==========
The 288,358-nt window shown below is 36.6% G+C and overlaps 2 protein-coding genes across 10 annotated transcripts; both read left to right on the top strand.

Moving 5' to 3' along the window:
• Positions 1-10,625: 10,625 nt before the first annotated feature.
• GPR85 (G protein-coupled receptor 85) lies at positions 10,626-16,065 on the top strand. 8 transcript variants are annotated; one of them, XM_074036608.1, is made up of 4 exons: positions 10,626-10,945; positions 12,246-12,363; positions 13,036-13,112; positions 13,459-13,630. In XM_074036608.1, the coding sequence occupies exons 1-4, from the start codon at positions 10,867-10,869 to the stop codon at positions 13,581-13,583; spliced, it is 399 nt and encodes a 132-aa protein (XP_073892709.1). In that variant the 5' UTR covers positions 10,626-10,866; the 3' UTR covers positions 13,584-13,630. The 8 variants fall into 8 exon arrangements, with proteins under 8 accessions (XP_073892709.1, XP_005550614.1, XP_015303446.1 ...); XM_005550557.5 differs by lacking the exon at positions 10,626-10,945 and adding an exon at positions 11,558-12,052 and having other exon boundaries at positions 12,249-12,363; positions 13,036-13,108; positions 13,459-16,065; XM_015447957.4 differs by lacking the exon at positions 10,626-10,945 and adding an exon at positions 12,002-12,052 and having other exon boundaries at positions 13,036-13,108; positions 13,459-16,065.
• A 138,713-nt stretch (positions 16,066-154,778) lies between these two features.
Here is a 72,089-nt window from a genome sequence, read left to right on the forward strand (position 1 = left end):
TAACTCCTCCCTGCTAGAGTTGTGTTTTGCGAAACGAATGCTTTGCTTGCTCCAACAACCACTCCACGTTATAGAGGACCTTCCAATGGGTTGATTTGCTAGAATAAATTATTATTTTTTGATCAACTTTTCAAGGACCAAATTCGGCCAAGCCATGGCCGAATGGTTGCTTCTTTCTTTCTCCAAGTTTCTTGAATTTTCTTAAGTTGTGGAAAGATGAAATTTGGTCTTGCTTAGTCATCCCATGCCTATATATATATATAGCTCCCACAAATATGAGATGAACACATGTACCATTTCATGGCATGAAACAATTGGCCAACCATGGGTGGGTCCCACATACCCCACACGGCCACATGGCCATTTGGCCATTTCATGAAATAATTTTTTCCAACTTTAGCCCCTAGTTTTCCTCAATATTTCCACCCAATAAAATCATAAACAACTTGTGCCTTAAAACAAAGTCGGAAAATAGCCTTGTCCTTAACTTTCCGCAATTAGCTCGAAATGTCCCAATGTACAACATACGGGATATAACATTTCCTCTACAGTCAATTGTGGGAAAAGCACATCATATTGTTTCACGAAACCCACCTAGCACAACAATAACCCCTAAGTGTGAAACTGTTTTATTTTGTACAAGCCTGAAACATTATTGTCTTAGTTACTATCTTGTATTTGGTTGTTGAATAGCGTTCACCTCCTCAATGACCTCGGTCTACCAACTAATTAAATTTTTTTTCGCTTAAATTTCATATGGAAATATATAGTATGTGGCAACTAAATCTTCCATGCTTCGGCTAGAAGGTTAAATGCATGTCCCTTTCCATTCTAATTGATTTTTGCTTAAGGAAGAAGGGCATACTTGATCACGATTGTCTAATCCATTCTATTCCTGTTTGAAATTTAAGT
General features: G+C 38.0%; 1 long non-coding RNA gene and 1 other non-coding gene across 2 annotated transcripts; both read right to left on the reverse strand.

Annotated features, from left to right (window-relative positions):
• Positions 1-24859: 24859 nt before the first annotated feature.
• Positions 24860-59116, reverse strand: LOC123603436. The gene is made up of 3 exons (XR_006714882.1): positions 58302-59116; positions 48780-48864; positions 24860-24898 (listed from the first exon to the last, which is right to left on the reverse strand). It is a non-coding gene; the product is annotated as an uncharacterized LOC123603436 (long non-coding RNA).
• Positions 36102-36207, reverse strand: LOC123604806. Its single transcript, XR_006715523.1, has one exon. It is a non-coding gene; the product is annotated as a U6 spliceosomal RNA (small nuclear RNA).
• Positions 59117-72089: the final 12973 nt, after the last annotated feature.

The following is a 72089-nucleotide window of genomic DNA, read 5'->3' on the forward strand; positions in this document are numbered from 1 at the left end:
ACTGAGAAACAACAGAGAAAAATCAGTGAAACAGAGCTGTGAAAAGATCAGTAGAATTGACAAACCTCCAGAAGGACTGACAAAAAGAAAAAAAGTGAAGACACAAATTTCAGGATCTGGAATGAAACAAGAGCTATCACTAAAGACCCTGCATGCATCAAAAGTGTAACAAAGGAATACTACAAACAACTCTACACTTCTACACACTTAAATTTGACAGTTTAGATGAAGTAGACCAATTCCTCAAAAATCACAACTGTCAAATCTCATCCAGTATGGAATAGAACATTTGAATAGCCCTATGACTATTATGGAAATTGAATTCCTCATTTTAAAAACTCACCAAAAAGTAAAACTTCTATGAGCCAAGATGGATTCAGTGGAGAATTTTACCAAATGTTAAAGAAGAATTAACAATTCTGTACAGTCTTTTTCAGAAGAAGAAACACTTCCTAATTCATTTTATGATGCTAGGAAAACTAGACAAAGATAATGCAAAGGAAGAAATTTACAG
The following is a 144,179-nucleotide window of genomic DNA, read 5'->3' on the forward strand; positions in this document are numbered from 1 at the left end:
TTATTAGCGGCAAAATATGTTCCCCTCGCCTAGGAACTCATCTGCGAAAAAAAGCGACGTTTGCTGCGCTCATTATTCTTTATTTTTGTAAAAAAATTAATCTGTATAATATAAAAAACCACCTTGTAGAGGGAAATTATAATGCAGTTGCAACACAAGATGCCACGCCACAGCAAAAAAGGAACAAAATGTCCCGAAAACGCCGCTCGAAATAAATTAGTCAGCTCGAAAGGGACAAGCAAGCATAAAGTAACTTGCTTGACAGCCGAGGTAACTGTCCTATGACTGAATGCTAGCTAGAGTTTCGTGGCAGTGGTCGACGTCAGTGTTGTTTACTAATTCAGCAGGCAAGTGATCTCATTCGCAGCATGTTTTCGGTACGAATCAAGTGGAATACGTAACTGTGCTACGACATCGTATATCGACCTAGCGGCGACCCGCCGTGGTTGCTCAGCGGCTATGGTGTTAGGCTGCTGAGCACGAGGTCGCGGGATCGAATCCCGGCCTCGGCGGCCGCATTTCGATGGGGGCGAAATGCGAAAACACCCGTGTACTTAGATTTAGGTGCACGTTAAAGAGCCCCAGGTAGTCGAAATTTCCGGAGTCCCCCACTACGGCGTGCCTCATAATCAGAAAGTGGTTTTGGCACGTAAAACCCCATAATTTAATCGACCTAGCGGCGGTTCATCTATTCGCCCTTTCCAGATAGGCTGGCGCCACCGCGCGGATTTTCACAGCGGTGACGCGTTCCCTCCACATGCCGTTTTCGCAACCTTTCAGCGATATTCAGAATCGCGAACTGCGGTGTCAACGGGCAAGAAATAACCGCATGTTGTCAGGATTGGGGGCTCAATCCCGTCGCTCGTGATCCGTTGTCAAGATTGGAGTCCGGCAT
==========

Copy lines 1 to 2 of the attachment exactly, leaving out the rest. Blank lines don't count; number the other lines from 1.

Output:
The 288,358-nt window shown below is 36.6% G+C and overlaps 2 protein-coding genes across 10 annotated transcripts; both read left to right on the top strand.

Moving 5' to 3' along the window: